More New and Used
from Private Sellers
Questions About This Book?
Why should I rent this book?
Renting is easy, fast, and cheap! Renting from eCampus.com can save you hundreds of dollars compared to the cost of new or used books each semester. At the end of the semester, simply ship the book back to us with a free UPS shipping label! No need to worry about selling it back.
How do rental returns work?
Returning books is as easy as possible. As your rental due date approaches, we will email you several courtesy reminders. When you are ready to return, you can print a free UPS shipping label from our website at any time. Then, just return the book to your UPS driver or any staffed UPS location. You can even use the same box we shipped it in!
What version or edition is this?
This is the edition with a publication date of 8/8/2011.
What is included with this book?
- The New copy of this book will include any supplemental materials advertised. Please check the title of the book to determine if it should include any CDs, lab manuals, study guides, etc.
- The Rental copy of this book is not guaranteed to include any supplemental materials. You may receive a brand new copy, but typically, only the book itself.
- The eBook copy of this book is not guaranteed to include any supplemental materials. Typically only the book itself is included.
The Great American Missiontraces how America's global modernization efforts during the twentieth century were a means to remake the world in its own image. David Ekbladh shows that the emerging concept of modernization combined existing development ideas from the Depression. He describes how ambitious New Deal programs like the Tennessee Valley Authority became symbols of American liberalism's ability to marshal the social sciences, state planning, civil society, and technology to produce extensive social and economic change. For proponents, it became a valuable weapon to check the influence of menacing ideologies such as Fascism and Communism.Modernization took on profound geopolitical importance as the United States grappled with these threats. After World War II, modernization remained a means to contain the growing influence of the Soviet Union. Ekbladh demonstrates how U.S.-led nation-building efforts in global hot spots, enlisting an array of nongovernmental groups and international organizations, were a basic part of American strategy in the Cold War.However, a close connection to the Vietnam War and the upheavals of the 1960s would discredit modernization. The end of the Cold War further obscured modernization's mission, but many of its assumptions regained prominence after September 11 as the United States moved to contain new threats. Using new sources and perspectives,The Great American Missionoffers new and challenging interpretations of America's ideological motivations and humanitarian responsibilities abroad.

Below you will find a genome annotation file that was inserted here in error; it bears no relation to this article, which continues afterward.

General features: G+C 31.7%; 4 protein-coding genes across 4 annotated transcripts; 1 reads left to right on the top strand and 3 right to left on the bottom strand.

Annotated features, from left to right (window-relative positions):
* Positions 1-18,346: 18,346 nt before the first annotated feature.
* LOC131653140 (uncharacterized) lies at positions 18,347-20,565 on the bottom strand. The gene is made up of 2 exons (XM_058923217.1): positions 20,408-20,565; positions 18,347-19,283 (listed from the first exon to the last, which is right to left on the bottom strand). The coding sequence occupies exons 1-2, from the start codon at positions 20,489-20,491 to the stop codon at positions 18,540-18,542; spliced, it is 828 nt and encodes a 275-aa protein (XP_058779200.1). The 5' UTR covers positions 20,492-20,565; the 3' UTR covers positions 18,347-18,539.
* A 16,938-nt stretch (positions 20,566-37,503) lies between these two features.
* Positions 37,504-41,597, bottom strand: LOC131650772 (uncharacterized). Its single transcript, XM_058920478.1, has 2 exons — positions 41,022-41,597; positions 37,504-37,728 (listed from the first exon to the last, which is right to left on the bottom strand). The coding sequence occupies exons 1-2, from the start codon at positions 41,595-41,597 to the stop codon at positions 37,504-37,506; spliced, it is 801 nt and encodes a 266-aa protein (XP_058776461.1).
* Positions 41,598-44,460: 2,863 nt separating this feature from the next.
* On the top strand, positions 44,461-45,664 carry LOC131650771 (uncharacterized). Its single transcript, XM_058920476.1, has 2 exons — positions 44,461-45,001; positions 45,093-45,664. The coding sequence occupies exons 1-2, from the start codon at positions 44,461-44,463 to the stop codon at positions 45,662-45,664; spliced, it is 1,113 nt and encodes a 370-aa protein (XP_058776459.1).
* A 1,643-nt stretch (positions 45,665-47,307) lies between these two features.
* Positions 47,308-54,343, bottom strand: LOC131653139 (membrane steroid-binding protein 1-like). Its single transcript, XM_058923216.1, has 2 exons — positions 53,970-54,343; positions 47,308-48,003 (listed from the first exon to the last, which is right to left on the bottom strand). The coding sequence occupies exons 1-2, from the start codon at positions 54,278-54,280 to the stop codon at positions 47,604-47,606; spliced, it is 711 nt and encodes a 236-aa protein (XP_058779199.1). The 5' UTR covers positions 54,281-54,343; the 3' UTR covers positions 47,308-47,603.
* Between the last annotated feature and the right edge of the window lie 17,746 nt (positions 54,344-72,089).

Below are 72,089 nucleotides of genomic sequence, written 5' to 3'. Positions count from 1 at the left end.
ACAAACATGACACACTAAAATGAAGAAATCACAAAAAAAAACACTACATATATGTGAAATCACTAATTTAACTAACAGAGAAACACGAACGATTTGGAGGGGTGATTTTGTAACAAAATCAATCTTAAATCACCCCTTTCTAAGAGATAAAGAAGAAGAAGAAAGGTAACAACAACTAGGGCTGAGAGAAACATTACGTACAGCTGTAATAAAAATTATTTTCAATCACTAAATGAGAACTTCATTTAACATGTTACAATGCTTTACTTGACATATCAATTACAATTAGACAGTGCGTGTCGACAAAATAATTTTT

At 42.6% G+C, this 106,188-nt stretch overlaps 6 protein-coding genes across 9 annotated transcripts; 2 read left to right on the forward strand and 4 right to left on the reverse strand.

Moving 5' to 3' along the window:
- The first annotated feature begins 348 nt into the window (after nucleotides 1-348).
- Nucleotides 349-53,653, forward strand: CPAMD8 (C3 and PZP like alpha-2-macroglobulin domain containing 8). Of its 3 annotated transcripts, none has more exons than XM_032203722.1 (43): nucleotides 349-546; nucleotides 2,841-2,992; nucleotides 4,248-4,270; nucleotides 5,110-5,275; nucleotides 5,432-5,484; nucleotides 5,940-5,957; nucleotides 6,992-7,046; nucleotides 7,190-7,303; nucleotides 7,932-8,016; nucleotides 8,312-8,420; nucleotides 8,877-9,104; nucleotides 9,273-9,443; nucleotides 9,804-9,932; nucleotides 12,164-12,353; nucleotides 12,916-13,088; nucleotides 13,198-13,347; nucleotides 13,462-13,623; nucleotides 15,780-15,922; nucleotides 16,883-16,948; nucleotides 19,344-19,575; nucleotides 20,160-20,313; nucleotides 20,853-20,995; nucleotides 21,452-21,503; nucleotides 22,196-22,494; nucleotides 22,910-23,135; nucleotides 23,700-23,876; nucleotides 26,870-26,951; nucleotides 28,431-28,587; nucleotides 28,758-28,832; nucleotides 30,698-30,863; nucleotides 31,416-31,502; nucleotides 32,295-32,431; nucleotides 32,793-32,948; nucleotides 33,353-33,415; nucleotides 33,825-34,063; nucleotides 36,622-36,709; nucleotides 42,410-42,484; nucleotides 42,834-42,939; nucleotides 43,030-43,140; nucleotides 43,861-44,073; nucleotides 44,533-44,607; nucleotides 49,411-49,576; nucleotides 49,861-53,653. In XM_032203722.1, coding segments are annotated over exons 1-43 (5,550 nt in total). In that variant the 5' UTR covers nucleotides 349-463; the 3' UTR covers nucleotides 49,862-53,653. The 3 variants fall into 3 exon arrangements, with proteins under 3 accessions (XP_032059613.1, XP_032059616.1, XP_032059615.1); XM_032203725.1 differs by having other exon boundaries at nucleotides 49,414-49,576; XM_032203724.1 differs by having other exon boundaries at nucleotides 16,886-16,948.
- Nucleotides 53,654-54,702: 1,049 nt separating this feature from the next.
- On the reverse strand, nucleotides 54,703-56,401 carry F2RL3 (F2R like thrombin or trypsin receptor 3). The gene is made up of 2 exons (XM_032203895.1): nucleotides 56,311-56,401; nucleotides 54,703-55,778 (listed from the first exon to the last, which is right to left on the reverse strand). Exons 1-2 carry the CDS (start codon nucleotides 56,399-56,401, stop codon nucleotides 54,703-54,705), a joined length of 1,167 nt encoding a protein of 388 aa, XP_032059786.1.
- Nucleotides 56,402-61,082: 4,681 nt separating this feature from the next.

David Ekbladh is assistant professor of history at Tufts University.
Table of Contents
|List of Illustrations||p. ix|
|List of Abbreviations||p. xv|
|The Rise of an American Style of Development, 1914-1937||p. 14|
|The Only Road for Mankind: ˘Modernisation÷ to Meet the Challenge of Totalitarianism, 1933-1944||p. 40|
|A Gospel of Liberalism: Point Four and Modernization as National Policy, 1943-1952||p. 77|
|˘The Proving Ground÷: Modernization and U.S. Policy in Northeast Asia, 1945-1960||p. 114|
|˘The Great American Mission÷: Modernization and the United States in the World, 1952-1960||p. 153|
|A TVA on the Mekong: Modernization at War in Southeast Asia, 1960-1973||p. 190|
|˘Everything Is Going Wrong÷: The Crisis of Development and the End of the Postwar Consensus||p. 226|
|New Developments: From the Cold War to the ˘War on Terror÷||p. 257|
|Table of Contents provided by Ingram. All Rights Reserved.|